Last ChristmasOut of all the three hundred sixty-five days of the year, no day madeused to makeMisa happier than Christmas. The holiday and everything that came with it enchanted her to no end: the strings of ethereal multicolored lights, the caroling, the snowflakes on eyelashes, the presents in shiny wrapping paper, the mistletoe (especially the mistletoe) the list could go on and on, longer than the list of the bearded man in the fur-trimmed suit.
And for the star on top, Christmas happened to be her birthday.
"Which means twice as many presents for Misa-Misa!" whispered the disembodied voice of her mother into her ear.
"Merry Misa-Mas!" chimed her father. There was something sharp, nasty about the way her parents spoke to her, this time, as though they were mocking her. Taunting her lack of such presents, most of all the presents that gave true life to Christmas or a birthday, two days that meant nothing even when they were together.
Family. Friends. Faith. Love.
In all honesty,
FriendGirls are very strange creatures; emotionally, they seem all over the place. One minute, they'll comment on how your face resembles a monkey's. The next, they'll steal back into the monitor room and try to persuade you to go trick-or-treating like it's a rite of passage and you're nobody unless you've done it. Then they'll get teary-eyed about your lack of a social circle outside of your prime suspect and give you a hug to assure you that no, you're not alone and you're crazy if you believe otherwise, followed up by a blush and a stammered apology for crossing whatever line there was between you, and following that with an angry noogie when they notice that you'd taken the chocolate bar they'd stashed in their pocket (even though she was going to share it with you anyhow), and laugh about it all the while.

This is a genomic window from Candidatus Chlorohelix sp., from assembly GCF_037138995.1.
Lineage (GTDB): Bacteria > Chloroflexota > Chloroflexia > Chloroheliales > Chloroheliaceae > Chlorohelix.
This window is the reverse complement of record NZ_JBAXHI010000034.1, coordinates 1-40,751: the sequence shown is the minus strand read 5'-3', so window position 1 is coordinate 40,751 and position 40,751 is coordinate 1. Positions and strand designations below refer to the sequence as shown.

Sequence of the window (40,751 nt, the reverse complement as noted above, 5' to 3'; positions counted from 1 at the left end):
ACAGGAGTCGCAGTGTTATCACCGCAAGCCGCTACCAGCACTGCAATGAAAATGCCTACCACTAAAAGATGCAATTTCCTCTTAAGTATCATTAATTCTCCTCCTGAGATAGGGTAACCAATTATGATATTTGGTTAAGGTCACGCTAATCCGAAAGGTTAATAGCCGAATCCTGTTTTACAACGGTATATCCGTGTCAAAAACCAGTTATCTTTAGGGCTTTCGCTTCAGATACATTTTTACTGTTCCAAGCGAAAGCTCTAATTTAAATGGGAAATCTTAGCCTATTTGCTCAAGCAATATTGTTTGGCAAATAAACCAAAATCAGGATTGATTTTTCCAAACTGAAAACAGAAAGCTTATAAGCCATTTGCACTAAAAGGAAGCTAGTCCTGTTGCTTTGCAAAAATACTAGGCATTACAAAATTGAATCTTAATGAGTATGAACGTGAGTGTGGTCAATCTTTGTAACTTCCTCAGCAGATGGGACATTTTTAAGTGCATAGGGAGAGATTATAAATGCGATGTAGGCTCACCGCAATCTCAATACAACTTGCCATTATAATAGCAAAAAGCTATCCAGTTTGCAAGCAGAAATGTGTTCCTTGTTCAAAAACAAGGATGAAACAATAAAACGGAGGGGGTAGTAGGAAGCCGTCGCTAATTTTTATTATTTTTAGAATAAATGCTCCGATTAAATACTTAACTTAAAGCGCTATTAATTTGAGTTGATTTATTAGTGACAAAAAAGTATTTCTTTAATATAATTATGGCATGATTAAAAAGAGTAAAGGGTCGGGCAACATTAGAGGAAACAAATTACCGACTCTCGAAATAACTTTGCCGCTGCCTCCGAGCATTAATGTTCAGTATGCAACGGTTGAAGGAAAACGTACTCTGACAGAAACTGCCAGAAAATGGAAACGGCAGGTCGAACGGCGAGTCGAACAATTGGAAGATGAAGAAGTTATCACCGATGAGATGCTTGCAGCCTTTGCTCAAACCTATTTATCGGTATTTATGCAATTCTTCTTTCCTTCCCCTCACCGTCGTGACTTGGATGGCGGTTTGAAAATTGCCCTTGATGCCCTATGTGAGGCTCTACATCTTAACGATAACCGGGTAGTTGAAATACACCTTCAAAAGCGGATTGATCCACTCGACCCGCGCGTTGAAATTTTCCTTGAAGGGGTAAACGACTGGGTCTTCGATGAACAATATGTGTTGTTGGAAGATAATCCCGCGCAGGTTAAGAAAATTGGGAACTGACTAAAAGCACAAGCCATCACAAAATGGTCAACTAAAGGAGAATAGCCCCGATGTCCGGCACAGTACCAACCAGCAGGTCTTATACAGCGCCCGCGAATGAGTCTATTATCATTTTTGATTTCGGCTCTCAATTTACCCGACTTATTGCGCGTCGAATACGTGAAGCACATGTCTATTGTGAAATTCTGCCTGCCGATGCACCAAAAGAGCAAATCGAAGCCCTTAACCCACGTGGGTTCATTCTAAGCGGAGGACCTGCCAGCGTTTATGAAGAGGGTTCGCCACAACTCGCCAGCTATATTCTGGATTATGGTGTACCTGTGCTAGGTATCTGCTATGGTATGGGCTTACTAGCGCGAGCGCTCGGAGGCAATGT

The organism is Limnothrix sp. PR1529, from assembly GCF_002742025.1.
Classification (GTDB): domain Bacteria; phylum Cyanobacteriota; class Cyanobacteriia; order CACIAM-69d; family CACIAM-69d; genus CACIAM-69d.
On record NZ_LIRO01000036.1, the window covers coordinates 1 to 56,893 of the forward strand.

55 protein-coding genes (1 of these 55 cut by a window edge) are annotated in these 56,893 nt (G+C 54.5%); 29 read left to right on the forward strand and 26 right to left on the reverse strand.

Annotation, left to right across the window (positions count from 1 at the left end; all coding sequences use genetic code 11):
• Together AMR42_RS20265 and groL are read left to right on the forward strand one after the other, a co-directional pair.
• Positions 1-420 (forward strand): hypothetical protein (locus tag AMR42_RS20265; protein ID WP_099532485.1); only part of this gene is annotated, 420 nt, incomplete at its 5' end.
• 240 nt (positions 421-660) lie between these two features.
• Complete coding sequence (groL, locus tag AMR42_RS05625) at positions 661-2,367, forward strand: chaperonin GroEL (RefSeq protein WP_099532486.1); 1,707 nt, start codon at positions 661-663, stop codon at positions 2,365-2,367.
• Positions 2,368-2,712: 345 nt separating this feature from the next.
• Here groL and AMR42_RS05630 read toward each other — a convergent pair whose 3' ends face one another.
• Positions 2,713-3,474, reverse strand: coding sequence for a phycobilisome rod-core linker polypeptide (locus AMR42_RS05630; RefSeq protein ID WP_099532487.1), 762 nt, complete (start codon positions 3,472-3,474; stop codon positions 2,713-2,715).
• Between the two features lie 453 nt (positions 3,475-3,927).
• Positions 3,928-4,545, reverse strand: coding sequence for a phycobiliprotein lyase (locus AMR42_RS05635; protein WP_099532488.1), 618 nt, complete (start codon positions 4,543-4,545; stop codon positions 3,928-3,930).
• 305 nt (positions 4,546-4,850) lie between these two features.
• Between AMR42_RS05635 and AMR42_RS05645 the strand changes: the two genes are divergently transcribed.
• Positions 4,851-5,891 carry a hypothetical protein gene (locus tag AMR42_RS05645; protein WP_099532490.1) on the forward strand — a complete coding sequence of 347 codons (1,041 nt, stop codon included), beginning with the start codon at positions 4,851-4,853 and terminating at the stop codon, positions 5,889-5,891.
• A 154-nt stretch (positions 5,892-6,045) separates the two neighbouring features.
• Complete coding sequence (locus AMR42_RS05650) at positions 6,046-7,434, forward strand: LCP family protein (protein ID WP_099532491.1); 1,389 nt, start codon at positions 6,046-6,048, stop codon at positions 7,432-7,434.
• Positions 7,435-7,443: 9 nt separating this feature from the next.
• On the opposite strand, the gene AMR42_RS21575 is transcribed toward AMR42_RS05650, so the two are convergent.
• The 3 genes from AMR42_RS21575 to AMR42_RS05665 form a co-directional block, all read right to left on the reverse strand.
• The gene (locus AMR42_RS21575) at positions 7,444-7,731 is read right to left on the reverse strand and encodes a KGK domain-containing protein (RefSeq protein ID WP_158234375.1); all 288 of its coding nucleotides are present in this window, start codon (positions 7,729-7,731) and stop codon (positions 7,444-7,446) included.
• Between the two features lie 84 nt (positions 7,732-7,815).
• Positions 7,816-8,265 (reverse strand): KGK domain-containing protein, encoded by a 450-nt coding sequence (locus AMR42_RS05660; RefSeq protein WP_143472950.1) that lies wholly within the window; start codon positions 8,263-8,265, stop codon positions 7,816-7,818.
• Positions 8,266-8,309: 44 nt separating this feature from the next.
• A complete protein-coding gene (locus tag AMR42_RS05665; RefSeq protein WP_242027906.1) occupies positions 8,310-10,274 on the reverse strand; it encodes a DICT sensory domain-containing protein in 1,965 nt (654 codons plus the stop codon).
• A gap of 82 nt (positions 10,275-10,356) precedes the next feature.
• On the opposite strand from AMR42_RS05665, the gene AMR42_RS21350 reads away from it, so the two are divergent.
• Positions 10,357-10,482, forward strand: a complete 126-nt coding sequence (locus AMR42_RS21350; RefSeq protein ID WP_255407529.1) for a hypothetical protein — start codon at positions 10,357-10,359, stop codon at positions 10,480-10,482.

Immediately after, she asks for a cup. "You got any more tea? I think it's the least you can do for taking my chocolate, and I for one am parched."
Without a word, he pushes a second
SurpriseIt happens in a flash. One minute, the trio is cruising down the freeway, on their way back to headquarters after a successful trip to one of Misa's favorite malls (one of the few successes anyone's made, these days). The next—
What sounds like a gunshot on the left from behind them has all of them yelping as Matsuda hastily pulls over to the side of the road before he loses control of the wheel. But no assassin is chasing after them, which for some reason is the first scenario in Erin's mind. Instead, it's—
"Damn it! A flat, now?" the driver bemoans from just outside Misa's side of the car. Neither passenger can hear him over the roar of oblivious or single-minded drivers passing them by.
Misa undoes her seat belt and rolls down the window, peering out like a little child as she squirms onto her knees.
"What's the matter? Misa doesn't like that look on your face."
By the time Erin has wiggled out of her seat to scoot up behind the idol, Matsuda has already gotten up off